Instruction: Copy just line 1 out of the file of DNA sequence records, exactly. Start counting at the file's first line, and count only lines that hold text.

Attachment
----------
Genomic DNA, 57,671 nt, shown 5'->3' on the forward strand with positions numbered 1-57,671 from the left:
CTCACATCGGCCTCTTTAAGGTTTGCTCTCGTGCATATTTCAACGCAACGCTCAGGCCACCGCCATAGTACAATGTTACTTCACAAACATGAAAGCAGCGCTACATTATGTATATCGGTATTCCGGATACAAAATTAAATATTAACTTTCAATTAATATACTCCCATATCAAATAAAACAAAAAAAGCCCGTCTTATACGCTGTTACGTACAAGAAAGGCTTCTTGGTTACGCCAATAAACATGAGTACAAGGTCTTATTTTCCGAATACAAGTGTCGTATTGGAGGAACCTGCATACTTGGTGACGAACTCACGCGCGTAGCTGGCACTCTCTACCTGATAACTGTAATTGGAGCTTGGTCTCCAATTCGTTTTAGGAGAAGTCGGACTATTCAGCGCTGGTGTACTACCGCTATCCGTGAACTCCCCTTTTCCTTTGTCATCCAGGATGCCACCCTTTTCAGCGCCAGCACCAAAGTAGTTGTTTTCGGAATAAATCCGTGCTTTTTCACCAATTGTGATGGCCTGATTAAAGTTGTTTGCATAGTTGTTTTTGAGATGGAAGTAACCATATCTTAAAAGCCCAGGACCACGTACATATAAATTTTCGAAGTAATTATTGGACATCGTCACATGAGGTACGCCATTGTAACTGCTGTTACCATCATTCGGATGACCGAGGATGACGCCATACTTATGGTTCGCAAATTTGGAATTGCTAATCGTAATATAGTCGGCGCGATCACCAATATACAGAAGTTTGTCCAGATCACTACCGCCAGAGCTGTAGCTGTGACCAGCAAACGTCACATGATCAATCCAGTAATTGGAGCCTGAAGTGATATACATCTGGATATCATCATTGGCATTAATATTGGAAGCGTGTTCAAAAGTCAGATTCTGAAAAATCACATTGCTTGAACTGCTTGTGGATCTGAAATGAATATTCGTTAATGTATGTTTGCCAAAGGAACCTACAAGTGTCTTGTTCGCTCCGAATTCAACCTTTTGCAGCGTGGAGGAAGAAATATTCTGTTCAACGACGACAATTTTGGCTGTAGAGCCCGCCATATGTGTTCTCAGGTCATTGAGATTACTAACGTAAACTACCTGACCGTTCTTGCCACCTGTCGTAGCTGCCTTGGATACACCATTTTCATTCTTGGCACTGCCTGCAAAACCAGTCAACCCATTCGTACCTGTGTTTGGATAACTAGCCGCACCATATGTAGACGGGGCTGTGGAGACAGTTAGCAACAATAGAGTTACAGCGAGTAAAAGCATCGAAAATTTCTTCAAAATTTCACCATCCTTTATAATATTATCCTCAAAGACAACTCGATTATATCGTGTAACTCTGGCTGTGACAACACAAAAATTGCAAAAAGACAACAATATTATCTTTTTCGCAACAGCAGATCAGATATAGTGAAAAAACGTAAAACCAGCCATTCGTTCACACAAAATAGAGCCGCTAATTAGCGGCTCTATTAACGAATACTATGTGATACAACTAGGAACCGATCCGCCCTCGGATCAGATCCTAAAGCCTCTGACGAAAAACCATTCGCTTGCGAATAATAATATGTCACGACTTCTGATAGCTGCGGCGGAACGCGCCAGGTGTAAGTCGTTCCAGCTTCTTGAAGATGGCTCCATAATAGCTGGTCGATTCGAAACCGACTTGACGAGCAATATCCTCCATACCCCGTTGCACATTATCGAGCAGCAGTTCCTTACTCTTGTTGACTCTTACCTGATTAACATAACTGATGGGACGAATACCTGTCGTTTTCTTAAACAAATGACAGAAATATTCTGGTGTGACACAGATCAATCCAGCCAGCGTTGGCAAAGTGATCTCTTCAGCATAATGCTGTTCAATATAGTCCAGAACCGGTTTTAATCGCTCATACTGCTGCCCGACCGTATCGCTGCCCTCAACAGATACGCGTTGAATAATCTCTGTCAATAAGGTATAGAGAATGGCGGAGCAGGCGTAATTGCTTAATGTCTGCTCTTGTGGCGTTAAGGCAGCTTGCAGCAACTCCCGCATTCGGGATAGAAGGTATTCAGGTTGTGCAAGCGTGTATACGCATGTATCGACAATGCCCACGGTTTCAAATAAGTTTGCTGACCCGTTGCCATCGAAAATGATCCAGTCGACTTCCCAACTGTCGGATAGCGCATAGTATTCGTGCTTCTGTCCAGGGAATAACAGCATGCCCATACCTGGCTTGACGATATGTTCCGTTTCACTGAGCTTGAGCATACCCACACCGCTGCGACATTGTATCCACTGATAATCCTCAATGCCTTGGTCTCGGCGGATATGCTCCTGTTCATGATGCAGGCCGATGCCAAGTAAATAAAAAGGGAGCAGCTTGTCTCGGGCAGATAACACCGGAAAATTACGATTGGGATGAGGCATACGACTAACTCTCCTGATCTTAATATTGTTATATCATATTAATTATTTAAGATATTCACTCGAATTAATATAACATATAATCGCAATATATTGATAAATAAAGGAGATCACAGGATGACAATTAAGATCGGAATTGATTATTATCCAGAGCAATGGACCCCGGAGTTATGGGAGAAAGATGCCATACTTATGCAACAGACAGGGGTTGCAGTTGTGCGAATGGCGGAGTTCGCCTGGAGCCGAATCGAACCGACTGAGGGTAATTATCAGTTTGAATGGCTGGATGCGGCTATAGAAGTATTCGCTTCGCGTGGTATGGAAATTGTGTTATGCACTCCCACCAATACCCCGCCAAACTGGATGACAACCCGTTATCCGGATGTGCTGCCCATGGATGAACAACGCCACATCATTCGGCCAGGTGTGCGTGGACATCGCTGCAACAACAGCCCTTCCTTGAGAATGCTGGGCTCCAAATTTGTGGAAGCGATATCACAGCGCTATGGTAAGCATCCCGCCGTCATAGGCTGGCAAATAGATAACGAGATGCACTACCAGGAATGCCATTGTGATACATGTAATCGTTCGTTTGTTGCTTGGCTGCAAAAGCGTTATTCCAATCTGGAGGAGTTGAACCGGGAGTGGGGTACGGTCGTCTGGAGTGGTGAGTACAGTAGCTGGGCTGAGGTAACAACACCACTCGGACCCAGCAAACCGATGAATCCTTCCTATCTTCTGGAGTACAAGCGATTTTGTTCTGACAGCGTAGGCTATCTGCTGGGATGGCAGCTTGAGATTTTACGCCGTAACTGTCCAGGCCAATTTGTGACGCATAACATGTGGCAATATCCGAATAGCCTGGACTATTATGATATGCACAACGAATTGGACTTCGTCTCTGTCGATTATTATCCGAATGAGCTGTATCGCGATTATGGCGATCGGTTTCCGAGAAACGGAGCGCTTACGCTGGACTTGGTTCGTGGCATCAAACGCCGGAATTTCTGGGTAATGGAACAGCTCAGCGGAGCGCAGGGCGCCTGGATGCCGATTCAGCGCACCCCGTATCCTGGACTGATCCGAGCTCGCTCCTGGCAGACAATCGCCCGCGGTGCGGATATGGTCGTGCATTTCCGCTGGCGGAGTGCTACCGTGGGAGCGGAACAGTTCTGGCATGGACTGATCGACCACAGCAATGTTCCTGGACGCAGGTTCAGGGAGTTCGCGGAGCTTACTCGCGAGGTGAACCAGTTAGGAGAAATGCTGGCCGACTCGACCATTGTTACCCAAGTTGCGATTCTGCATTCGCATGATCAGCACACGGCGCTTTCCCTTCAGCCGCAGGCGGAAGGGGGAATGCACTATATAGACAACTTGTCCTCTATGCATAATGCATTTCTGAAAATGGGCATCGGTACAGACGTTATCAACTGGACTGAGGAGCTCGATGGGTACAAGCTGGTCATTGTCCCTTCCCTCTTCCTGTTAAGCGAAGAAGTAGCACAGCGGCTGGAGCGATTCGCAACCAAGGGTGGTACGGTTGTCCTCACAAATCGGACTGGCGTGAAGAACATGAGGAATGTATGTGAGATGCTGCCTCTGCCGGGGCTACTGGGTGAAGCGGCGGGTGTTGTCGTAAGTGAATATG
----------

Genomic DNA, 57,671 nt, shown 5'->3' on the forward strand with positions numbered 1-57,671 from the left: